Summary - Integumentary System

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Chapter: Anatomy and Physiology for Health Professionals: Support and Movement: Integumentary System

The skin is also known as the integument, which means “covering.” The integumentary system consists of the skin and its accessory structures (hair, nails, glands, muscles, and nerves).


The skin is also known as the integument, which means “covering.” The integumentary system consists of the skin and its accessory structures (hair, nails, glands, muscles, and nerves). The skin is the largest organ of the body in surface area and weight. The major parts of the skin are the epidermis (which is not vascularized) and the dermis (which is highly vascularized). The subcutaneous layer (hypodermis) is deep below the dermis and not part of the skin.

Keratinocytes and melanocytes are the main cells in the epidermis. The keratinocytes produce keratin, which is the fibrous protein that aids the epidermis in protecting the body. The melanocytes produce melanin, which is the dark pigment that absorbs UV radia-tion from sunlight. The epidermal layers, from deep to superficial, are the stratum basale (also known as stra-tum germinativum), stratum spinosum, stratum gran-ulosum, stratum lucidum, and stratum corneum. The stratum lucidum is located only on the soles and palms.

The dermis consists of papillary and reticular regions and lies between the epidermis and subcuta-neous layer. The papillary region contains fine elas-tic fibers and dermal papillae. The reticular region is composed of connective tissue containing collagen, elastic fibers, fat tissue, hair follicles, nerves, sebaceous (oil) glands, and the ducts of sweat glands. The color of skin is due to melanin, carotene, and hemoglobin.

Skin functions include body temperature regu-lation, protection, sensation, excretion, absorption, and the synthesis of vitamin D. The skin participates in thermoregulation by liberating sweat at its surface. The skin provides physical, chemical, and biological barriers that help protect the body. Cutaneous sensa-tions include touch, hot, cold, and pain.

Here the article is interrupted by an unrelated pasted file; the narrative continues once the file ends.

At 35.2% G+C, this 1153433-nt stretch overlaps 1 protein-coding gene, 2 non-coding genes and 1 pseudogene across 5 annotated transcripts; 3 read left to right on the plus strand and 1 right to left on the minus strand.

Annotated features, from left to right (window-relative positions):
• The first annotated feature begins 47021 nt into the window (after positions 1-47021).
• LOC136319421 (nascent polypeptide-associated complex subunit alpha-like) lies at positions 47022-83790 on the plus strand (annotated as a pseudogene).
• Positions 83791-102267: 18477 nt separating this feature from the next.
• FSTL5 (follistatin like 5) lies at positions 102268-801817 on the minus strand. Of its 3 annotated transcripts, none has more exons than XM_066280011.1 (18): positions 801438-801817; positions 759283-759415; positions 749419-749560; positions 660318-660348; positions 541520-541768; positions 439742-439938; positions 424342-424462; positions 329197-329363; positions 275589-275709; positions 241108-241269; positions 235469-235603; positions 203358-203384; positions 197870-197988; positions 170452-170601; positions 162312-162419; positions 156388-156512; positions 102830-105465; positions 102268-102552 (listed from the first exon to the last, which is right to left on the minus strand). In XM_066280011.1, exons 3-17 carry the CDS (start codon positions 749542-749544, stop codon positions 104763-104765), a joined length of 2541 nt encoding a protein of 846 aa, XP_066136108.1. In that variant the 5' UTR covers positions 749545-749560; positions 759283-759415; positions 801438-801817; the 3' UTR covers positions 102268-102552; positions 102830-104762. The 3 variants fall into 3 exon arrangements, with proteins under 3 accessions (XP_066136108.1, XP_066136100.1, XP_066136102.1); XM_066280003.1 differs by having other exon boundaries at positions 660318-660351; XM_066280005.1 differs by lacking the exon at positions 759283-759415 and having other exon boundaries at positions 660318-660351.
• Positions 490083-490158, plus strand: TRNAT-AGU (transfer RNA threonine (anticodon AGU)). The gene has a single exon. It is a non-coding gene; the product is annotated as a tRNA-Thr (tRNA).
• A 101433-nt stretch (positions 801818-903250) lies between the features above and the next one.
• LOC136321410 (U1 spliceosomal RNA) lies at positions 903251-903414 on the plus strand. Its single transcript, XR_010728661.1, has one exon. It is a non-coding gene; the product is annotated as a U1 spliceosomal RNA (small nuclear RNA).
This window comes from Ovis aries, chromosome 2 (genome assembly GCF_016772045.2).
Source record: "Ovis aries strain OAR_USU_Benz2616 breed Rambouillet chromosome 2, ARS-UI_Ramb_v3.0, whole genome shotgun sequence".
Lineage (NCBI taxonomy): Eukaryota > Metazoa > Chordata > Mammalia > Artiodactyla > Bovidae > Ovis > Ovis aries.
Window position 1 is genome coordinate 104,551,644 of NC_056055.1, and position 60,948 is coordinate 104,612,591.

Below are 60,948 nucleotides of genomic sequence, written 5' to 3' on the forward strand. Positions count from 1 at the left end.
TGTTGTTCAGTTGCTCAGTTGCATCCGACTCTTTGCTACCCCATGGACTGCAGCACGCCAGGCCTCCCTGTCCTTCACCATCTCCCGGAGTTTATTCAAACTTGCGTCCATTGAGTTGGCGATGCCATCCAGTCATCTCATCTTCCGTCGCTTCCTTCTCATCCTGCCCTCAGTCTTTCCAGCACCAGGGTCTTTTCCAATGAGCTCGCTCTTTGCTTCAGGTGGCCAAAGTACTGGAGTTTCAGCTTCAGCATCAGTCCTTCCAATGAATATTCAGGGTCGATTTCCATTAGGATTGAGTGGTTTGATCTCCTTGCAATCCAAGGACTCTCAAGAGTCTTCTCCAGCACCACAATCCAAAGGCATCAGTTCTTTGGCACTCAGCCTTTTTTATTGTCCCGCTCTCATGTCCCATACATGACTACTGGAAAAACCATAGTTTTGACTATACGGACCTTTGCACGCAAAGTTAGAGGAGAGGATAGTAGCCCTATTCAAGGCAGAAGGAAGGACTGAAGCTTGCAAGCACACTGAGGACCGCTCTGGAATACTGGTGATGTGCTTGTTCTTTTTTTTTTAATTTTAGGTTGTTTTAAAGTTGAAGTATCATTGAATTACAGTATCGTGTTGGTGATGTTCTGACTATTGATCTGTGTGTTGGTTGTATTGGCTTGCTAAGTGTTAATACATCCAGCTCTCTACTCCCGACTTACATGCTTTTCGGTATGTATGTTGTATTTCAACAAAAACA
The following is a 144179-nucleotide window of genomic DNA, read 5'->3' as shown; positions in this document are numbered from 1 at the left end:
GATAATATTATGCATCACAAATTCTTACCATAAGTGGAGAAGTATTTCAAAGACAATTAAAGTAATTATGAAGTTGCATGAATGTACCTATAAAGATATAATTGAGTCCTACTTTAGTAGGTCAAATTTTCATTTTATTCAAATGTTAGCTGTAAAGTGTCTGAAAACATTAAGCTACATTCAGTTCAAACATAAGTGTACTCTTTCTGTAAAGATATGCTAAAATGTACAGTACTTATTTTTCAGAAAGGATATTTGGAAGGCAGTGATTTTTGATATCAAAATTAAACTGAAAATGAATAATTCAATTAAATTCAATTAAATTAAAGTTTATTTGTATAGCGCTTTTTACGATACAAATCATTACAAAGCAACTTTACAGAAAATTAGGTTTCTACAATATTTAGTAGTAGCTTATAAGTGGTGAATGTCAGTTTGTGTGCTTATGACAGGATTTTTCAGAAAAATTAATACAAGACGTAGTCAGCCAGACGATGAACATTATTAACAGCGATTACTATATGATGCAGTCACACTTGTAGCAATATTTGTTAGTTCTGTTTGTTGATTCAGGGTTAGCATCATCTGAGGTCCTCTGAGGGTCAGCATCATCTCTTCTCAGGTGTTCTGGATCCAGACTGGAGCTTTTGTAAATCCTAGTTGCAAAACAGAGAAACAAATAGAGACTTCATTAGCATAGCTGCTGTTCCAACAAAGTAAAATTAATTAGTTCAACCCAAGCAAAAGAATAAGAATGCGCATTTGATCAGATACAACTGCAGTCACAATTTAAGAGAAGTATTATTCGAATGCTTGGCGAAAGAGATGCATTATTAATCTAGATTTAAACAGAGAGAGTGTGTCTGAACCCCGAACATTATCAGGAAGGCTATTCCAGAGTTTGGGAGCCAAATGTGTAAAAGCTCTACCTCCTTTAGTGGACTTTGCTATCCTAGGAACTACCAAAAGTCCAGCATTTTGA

Nails protect the ends of the fingers and toes and are modifications of the epidermis that contain hard keratin. Hairs (pili) project above the skin surfaces and are also dominated by hard keratin. Hairs are basically classified as either vellus or terminal, with terminal hairs being coarser, darker, and longer. Hair follicles have limited growth cycles and usually begin to slow their activity when a person is in his or her 40s. The skin contains two types of exocrine glands: sebaceous (oil) and sudoriferous (sweat) glands.

The three primary skin barriers are chemical, phys-ical, and biological. Chemical barriers include melanin and skin secretions. Skin continuity and hardened kera-tinized cells create physical barriers. Biological barriers include the dendritic cells (epidermal), macrophages (dermal), and the body’s DNA. The skin is also import-ant for regulating body temperature, providing touch reception, maintaining many metabolic functions, stor-ing blood, and excreting a variety of substances.

The skin responds to injuries and wounds with inflammation, which causes redness, increased warmth, and painful swelling. Wound healing involves the pro-cesses of clotting, scabbing, collagenous fiber formation, revascularization, phagocytosis, scarring, and granula-tion tissue formation. Signs of skin aging usually appear when a person is in his or her late 40s and include thinned gray hair, dry hair and skin, thin and sagging skin, bleeding inside skin, easier bruising, slower heal-ing, and recurring infections. Protecting the skin from excessive UV radiation should continue throughout life to limit the amount of skin damage, wrinkling, sagging, and unsightly marking that might occur.

The three types of skin cancers are basal cell car-cinoma, squamous cell carcinoma, and malignant melanoma. Malignant melanoma is the least common but most dangerous form because of its tendency to metastasize quickly. Burns are caused by intense heat, chemicals, electricity, or radiation that kills cells and denatures cell proteins. They are the leading causes of accidental death, which actually occurs after the burn due to dehydration, electrolyte imbalance, renal fail-ure, and circulatory shock. First-degree burns most frequently occur from sunburns, whereas second-­ degree burns are often from scalding or severe sun-burns. Third-degree burns often require skin grafts and usually cause severe disfigurement.

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